What is a Minpaku?
27 th November 2020

“Minpaku” 民泊are private lodging where the owner rent out a room or the whole home to travellers usually from popular websites such as Vacation stay and Airbnb. Japan has long had various similar accommodations mainly Minsuku and Ryokans, which should not be confused with Minpaku. Minsuku(民宿,in literal translation means “people inn”), are usually traditional Japanese homes where the owners stay in and doubles up to hosts travellers and Ryokans (旅館, in literal translation means “travel hall”), are popularised traditional Japan Inns that are operated as a hospitality business.

To address the prevalence of private lodgings in Japan, The Private Lodging Business Act became effective in June 2017 as a newly established law for setting rules for disseminating sound private lodging services. The new law states that to operate a Minpaku, the owner needs to notify the prefectural governor or similar, stating intention to operate such business. The new law also states that the total number of days operating as a Minpaku does not exceed 180 days a year, otherwise the owner faces a fine of 1million Yen if caught in violation of the law.

There is also a list of measures that one needs to follow to conduct a Minpaku, such as entrustment to private lodging agents if owner is absent, periodic reporting to prefecture governor (every 2 months) and ensuring the safety of lodgers, which includes the installation of emergency light equipment, display of evacuation route and most importantly to comply with fire safety regulations. These documentations are required to be submitted in order to get approval from the prefectural governor. You can read for more information at this link.

Source: https://www.mlit.go.jp/kankocho/minpaku/overview/minpaku/law1_en.html

An exception to the above Private Lodging is Minpaku that have obtained authorization from certain local government that falls within the Special Zones. These National Strategic Special Zones aim to enhance economic growth by implementing regulatory reforms, and 10 areas are selected as the zones. Osaka city remains one of the major tourist destinations among the 10 special zones.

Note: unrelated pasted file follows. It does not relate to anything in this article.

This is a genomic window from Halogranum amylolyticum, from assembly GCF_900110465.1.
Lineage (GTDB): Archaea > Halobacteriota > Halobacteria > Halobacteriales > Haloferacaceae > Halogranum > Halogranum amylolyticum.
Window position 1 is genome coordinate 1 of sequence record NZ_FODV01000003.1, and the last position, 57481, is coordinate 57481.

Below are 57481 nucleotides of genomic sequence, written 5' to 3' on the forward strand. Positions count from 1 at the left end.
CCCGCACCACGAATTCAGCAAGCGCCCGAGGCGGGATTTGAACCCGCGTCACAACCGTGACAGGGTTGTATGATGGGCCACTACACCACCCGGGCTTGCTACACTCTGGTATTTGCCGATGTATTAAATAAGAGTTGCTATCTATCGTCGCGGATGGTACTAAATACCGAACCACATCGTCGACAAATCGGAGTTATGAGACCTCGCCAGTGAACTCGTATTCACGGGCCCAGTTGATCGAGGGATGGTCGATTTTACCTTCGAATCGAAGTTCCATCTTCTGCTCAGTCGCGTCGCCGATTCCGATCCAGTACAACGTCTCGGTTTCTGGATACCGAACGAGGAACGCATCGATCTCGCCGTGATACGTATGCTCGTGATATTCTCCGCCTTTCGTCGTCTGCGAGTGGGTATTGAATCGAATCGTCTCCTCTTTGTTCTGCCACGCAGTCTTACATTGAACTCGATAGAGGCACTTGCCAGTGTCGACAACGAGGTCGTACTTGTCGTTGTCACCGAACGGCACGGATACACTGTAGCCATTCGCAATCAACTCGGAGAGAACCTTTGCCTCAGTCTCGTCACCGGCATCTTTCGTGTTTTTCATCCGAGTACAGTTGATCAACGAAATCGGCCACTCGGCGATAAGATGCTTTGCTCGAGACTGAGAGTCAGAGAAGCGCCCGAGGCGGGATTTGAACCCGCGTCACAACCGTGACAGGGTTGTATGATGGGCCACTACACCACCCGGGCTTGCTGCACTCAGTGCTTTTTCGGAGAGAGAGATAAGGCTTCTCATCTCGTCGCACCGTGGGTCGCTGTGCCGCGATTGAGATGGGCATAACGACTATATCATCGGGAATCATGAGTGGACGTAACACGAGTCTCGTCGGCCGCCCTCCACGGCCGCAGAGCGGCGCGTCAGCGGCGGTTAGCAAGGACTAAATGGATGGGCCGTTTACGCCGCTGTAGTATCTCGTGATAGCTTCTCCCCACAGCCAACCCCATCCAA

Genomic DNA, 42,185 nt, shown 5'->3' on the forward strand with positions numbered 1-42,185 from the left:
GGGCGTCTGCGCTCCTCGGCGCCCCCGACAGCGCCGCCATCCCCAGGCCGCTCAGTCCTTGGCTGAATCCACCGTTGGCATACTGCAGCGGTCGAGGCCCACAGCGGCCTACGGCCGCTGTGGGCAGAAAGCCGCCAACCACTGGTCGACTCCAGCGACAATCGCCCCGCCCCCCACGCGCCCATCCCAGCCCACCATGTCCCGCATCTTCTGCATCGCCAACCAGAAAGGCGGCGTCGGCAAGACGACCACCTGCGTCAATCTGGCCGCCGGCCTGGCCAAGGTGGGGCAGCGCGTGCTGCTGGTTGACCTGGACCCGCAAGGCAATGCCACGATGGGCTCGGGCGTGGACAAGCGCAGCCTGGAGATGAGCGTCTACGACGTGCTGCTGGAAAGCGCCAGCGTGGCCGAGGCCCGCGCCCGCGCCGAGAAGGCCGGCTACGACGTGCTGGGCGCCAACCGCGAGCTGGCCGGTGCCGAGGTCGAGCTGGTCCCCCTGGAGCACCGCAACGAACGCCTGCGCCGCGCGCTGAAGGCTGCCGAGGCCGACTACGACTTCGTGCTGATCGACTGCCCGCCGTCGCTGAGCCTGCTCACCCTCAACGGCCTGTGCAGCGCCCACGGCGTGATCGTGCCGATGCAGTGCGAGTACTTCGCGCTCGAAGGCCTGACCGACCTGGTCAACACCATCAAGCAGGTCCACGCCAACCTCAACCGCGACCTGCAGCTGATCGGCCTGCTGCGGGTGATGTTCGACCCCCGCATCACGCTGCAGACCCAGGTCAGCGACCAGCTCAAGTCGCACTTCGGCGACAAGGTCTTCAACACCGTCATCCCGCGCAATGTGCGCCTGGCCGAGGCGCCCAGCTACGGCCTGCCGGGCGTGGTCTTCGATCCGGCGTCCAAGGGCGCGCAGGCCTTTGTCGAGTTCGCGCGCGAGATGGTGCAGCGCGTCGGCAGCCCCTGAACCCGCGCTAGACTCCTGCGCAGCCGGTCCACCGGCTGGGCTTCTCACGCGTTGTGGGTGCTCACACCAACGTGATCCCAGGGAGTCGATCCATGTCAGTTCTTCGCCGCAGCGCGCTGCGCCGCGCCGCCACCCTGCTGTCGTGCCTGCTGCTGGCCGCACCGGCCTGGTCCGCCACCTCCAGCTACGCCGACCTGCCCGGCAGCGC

Source: http://www.kantei.go.jp/jp/singi/tiiki/kokusentoc/pdf/191031shiryou_tocminpaku.pdf

Operating a Minpaku in these “Special zones” has more relaxed restrictions that removes the limit on the number of stays per year and requirements to have a designated outsourced admin. As such, the Microproperties team are careful to curate a choice of properties predominantly in such “Special zones” or where there is viable Minpaku operations to generate higher returns for our investors.

Source: https://www.rethinktokyo.com/2018/06/13/how-legally-host-airbnb-japan-guide

Investing in an overseas property requires much research and the language barrier adds to its complexity in investing in Japan. Most of the documents and websites stipulating such regulations are in Japanese and sometimes things get lost in translation. Microproperties team has worked through the ground to understand the nitty gritty, with visits to Japan to understand the local climate (prior to Covid) and to date we have built a portfolio of three Minpaku in Osaka City. We hope the article above has provided you a summary of the regulatory and investment climate in Minpaku in Japan.

by Jessica Choy VP, Business Strategies

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